France will launch a six-month experiment. If museums are free, will they attract the kind of people who would usually rather watch television?
Starting Jan. 1, 14 French museums and monuments, most of them low-profile, will open to visitors free of charge for six months, Culture Minister Christine Albanel said Tuesday. Three are in Paris - Guimet, with an Asian art collection; Cluny, with a collection of medieval treasures; and Arts et Metiers, dedicated to scientific inventions. Their full-price tickets range from 6.50 EUR($9.27) to 7.50 EUR($10.70).
Conservative President Nicolas Sarkozy campaigned for free museums before his May election, and the idea has stirred debate in France's culture world since then, with critics asking whether it is merely a superficial way of addressing the profound, decades-old question of how to democratize culture.
Another underlying question is how France - proclaimed by its prime minister to be in "a state of bankruptcy" - could afford the measure.
Albanel, who has been skeptical in the past about free museums, said officials would study the experiment's results and decide how to proceed.
"The main question is simply how to inspire desire - desire for artistic experiences and culture - in people who are not familiar with these places," said Albanel, who once oversaw the palace at Versailles. "We'll see if free entry is the right response."
The measure applies only to museums' permanent collections, and visitors will still have to pay for temporary exhibits.
As part of the experiment, a few Paris museums including the Orsay Museum, with its Impressionist masterpieces, will open with free admission one evening a week to youths ages 18-25. A full-price Orsay ticket costs 7.50 EUR($10.70). The Louvre, which charges 9 EUR($12.90) for a full-price ticket, already offers free entrance to young people on Friday nights.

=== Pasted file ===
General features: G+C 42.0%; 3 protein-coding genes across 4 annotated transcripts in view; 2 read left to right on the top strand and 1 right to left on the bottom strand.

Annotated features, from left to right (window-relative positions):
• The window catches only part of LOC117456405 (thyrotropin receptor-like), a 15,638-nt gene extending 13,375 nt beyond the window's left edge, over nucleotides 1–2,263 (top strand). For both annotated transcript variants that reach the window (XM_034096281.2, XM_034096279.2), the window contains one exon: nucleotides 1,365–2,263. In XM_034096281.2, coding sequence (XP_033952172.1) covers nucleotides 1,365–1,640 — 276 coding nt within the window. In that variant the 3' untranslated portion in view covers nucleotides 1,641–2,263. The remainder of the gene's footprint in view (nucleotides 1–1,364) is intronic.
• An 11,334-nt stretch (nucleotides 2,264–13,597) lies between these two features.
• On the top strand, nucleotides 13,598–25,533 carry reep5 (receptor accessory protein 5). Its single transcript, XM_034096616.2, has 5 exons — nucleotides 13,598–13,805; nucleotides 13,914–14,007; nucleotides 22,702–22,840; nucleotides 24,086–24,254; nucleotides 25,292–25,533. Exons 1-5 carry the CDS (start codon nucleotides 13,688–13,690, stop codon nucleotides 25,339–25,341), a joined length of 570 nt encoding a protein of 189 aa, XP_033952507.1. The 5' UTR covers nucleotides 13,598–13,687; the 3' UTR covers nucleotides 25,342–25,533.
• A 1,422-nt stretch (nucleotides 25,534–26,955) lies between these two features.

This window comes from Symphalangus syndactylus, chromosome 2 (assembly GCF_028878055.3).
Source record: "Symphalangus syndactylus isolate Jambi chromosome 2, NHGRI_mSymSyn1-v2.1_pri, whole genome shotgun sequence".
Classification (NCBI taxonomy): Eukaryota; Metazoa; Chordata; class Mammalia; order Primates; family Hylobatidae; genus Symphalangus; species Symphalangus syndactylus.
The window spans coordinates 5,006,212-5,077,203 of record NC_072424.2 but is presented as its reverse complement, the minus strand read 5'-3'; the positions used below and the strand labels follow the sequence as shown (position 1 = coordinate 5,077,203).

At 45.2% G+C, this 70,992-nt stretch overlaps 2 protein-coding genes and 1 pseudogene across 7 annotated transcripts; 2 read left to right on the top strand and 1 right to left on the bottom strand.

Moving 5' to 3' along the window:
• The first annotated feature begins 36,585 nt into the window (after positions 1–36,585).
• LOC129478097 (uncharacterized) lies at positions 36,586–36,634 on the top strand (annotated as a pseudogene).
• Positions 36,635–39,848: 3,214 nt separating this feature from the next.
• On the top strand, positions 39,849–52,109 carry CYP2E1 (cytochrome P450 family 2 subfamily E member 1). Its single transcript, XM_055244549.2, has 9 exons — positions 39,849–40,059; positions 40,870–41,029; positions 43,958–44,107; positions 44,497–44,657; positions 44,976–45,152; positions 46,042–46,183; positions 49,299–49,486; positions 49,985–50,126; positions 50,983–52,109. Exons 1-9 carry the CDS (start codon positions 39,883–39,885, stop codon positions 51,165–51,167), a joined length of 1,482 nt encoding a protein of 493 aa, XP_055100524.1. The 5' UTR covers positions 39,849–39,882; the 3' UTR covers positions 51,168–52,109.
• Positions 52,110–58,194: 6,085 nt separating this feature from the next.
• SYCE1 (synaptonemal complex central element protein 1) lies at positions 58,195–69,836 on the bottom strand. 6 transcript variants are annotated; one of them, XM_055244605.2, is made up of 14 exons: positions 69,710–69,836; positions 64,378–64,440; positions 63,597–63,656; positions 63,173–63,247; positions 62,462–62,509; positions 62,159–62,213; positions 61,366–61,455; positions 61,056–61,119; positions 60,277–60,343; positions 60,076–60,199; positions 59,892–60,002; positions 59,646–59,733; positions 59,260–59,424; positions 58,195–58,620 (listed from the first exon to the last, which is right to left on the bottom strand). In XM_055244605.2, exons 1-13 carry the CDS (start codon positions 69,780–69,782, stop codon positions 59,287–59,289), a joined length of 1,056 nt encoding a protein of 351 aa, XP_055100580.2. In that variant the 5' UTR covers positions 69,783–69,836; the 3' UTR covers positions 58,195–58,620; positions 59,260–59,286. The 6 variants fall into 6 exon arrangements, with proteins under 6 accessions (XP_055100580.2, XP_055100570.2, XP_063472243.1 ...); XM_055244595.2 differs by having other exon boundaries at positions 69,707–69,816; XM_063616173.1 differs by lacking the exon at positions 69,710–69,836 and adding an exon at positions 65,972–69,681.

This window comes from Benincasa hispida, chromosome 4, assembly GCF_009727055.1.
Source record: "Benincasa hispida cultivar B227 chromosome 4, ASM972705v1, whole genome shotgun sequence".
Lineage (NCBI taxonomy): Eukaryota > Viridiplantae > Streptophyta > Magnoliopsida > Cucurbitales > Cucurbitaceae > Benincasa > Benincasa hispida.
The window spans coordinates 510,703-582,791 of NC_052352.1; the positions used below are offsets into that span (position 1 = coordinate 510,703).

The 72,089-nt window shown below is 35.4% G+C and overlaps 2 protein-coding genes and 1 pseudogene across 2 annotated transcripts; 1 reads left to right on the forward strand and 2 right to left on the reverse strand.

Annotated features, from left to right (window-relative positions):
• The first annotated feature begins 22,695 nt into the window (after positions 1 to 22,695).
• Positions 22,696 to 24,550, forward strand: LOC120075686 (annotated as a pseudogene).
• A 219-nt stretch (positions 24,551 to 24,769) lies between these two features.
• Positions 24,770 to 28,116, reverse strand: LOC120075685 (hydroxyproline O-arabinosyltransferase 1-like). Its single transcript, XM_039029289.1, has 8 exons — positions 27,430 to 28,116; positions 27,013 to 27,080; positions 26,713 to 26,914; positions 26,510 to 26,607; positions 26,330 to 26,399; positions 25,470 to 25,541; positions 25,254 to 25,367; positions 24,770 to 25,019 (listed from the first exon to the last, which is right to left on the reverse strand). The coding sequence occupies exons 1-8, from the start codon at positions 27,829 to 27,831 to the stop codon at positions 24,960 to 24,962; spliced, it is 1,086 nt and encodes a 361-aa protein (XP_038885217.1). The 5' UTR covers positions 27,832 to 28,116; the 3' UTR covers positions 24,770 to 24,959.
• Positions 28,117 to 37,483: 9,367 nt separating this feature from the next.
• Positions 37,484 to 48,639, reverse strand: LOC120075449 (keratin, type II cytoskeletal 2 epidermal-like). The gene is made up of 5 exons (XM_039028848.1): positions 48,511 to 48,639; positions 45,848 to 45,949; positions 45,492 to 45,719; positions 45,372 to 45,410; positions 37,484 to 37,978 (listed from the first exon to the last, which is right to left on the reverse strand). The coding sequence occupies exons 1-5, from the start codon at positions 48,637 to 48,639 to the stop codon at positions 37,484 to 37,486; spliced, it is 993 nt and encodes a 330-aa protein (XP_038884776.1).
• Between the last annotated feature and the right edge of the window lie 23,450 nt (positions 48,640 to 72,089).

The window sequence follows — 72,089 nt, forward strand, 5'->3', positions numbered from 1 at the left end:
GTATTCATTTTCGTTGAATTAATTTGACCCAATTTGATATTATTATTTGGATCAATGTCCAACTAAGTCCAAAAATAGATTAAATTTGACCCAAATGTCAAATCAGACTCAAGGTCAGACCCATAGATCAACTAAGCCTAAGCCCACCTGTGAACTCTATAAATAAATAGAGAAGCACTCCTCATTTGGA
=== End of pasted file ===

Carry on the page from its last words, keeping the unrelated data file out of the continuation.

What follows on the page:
France is testing a path already taken by several other European countries, including Britain, which scrapped entrance fees for many museums starting in 2001. In the five years that followed, nearly 30 million extra museum visits were made, former Culture Secretary Tessa Jowell said last year.
Francoise Benhamou, a Sorbonne economics professor who studies the financing of culture, is skeptical. She points out that many French museum-goers already get in for free because of open-house days and other offers, and she says those who would get the most from the plan are foreign tourists who do not pay taxes. At the Louvre, for example, two-thirds of visitors are foreign.
"Free museums would in large part benefit tourists who have the means to pay," Benhamou said. She does not buy the idea that free entry can entice great numbers of non-art-lovers into museums, and suggests more diversified ticket prices for young people, the unemployed and frequent museum-goers.
Another idea, she believes, would be to reach out to potential art fans early on by increasing visits by schoolchildren - just the kind of programs she fears might be scrapped if museum coffers lose money.